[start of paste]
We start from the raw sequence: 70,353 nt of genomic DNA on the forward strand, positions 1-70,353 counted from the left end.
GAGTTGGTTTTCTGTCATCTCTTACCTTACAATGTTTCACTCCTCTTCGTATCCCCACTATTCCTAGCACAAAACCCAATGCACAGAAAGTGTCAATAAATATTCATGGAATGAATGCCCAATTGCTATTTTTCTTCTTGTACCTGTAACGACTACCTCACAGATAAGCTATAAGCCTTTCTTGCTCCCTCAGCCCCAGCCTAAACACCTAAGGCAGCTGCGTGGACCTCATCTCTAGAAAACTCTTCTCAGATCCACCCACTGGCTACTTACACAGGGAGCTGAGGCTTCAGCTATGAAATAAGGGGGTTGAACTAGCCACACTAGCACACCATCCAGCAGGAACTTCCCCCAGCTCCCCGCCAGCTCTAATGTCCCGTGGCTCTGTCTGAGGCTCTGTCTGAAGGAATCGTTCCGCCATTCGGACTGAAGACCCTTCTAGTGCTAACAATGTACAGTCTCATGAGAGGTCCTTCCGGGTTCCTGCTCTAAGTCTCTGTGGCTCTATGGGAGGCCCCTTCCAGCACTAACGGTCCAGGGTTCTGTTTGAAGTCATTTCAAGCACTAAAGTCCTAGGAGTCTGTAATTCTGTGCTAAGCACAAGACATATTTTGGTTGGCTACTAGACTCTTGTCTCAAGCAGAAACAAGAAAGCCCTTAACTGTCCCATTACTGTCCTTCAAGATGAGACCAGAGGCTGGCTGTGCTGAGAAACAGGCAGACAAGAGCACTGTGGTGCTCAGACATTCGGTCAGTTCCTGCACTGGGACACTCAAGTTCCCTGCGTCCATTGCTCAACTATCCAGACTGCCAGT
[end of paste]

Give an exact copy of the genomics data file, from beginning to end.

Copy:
We start from the raw sequence: 70,353 nt of genomic DNA on the forward strand, positions 1-70,353 counted from the left end.
GAGTTGGTTTTCTGTCATCTCTTACCTTACAATGTTTCACTCCTCTTCGTATCCCCACTATTCCTAGCACAAAACCCAATGCACAGAAAGTGTCAATAAATATTCATGGAATGAATGCCCAATTGCTATTTTTCTTCTTGTACCTGTAACGACTACCTCACAGATAAGCTATAAGCCTTTCTTGCTCCCTCAGCCCCAGCCTAAACACCTAAGGCAGCTGCGTGGACCTCATCTCTAGAAAACTCTTCTCAGATCCACCCACTGGCTACTTACACAGGGAGCTGAGGCTTCAGCTATGAAATAAGGGGGTTGAACTAGCCACACTAGCACACCATCCAGCAGGAACTTCCCCCAGCTCCCCGCCAGCTCTAATGTCCCGTGGCTCTGTCTGAGGCTCTGTCTGAAGGAATCGTTCCGCCATTCGGACTGAAGACCCTTCTAGTGCTAACAATGTACAGTCTCATGAGAGGTCCTTCCGGGTTCCTGCTCTAAGTCTCTGTGGCTCTATGGGAGGCCCCTTCCAGCACTAACGGTCCAGGGTTCTGTTTGAAGTCATTTCAAGCACTAAAGTCCTAGGAGTCTGTAATTCTGTGCTAAGCACAAGACATATTTTGGTTGGCTACTAGACTCTTGTCTCAAGCAGAAACAAGAAAGCCCTTAACTGTCCCATTACTGTCCTTCAAGATGAGACCAGAGGCTGGCTGTGCTGAGAAACAGGCAGACAAGAGCACTGTGGTGCTCAGACATTCGGTCAGTTCCTGCACTGGGACACTCAAGTTCCCTGCGTCCATTGCTCAACTATCCAGACTGCCAGT